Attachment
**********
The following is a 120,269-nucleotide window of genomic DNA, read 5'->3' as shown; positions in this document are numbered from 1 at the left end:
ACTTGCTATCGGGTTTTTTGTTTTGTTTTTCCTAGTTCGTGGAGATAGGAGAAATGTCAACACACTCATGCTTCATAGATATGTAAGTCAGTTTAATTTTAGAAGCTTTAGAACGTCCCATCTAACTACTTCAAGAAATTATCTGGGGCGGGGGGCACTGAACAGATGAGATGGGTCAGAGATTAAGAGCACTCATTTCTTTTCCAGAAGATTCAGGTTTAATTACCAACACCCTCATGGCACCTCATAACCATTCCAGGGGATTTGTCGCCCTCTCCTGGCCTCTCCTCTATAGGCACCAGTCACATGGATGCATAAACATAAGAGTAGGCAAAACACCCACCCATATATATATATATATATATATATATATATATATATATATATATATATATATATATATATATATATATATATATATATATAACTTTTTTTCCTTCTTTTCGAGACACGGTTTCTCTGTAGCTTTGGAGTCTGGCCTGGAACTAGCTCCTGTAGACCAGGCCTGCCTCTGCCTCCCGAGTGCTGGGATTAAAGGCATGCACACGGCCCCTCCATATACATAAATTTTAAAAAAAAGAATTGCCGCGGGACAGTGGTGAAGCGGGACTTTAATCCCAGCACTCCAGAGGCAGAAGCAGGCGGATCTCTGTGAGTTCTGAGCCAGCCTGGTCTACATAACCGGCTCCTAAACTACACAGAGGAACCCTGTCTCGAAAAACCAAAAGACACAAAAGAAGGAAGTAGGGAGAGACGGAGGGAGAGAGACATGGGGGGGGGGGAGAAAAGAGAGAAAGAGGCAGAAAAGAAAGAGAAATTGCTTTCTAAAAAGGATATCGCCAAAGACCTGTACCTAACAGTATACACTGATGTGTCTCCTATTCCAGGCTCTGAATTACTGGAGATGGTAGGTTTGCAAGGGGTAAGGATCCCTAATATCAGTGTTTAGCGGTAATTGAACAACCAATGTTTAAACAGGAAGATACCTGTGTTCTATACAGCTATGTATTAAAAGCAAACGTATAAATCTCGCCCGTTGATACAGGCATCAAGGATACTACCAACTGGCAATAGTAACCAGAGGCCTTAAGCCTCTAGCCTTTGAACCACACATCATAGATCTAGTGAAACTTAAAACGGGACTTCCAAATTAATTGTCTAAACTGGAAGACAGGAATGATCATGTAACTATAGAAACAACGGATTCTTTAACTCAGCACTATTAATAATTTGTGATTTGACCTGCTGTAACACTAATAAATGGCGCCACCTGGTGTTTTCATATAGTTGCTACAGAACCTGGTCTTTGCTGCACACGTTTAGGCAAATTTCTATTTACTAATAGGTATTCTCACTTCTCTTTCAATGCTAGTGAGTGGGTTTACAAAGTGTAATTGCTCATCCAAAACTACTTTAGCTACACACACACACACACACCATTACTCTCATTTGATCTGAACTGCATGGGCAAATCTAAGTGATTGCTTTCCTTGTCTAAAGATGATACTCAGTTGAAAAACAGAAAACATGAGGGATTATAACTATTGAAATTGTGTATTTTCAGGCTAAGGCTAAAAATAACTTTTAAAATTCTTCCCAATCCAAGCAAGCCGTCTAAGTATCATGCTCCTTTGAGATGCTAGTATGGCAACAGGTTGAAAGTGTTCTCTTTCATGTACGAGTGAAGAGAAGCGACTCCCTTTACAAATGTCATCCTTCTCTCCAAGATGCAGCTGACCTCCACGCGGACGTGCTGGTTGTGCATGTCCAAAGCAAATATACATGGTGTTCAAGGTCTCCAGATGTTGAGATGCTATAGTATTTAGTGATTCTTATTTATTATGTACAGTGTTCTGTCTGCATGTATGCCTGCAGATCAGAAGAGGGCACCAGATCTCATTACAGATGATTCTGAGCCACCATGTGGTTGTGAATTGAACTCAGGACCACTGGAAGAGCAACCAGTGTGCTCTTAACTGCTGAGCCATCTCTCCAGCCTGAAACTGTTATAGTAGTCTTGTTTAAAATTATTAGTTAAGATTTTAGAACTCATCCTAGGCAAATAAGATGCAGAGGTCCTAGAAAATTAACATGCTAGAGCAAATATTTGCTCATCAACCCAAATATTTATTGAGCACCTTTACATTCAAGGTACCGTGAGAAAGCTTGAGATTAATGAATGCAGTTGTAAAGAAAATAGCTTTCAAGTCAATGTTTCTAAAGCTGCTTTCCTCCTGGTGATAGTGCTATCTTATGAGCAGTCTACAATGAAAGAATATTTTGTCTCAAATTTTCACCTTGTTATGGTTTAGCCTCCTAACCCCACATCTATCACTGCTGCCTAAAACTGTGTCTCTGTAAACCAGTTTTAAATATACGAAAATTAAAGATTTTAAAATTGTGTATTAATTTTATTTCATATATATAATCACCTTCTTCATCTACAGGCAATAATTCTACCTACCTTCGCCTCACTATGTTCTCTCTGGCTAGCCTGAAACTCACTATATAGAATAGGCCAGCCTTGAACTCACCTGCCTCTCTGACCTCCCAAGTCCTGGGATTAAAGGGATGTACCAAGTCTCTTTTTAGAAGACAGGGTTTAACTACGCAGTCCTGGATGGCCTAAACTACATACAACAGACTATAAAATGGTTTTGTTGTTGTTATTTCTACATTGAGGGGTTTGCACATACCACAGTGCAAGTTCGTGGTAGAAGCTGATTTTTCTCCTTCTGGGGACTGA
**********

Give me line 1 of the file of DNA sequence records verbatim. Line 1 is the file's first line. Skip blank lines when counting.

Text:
The following is a 120,269-nucleotide window of genomic DNA, read 5'->3' as shown; positions in this document are numbered from 1 at the left end: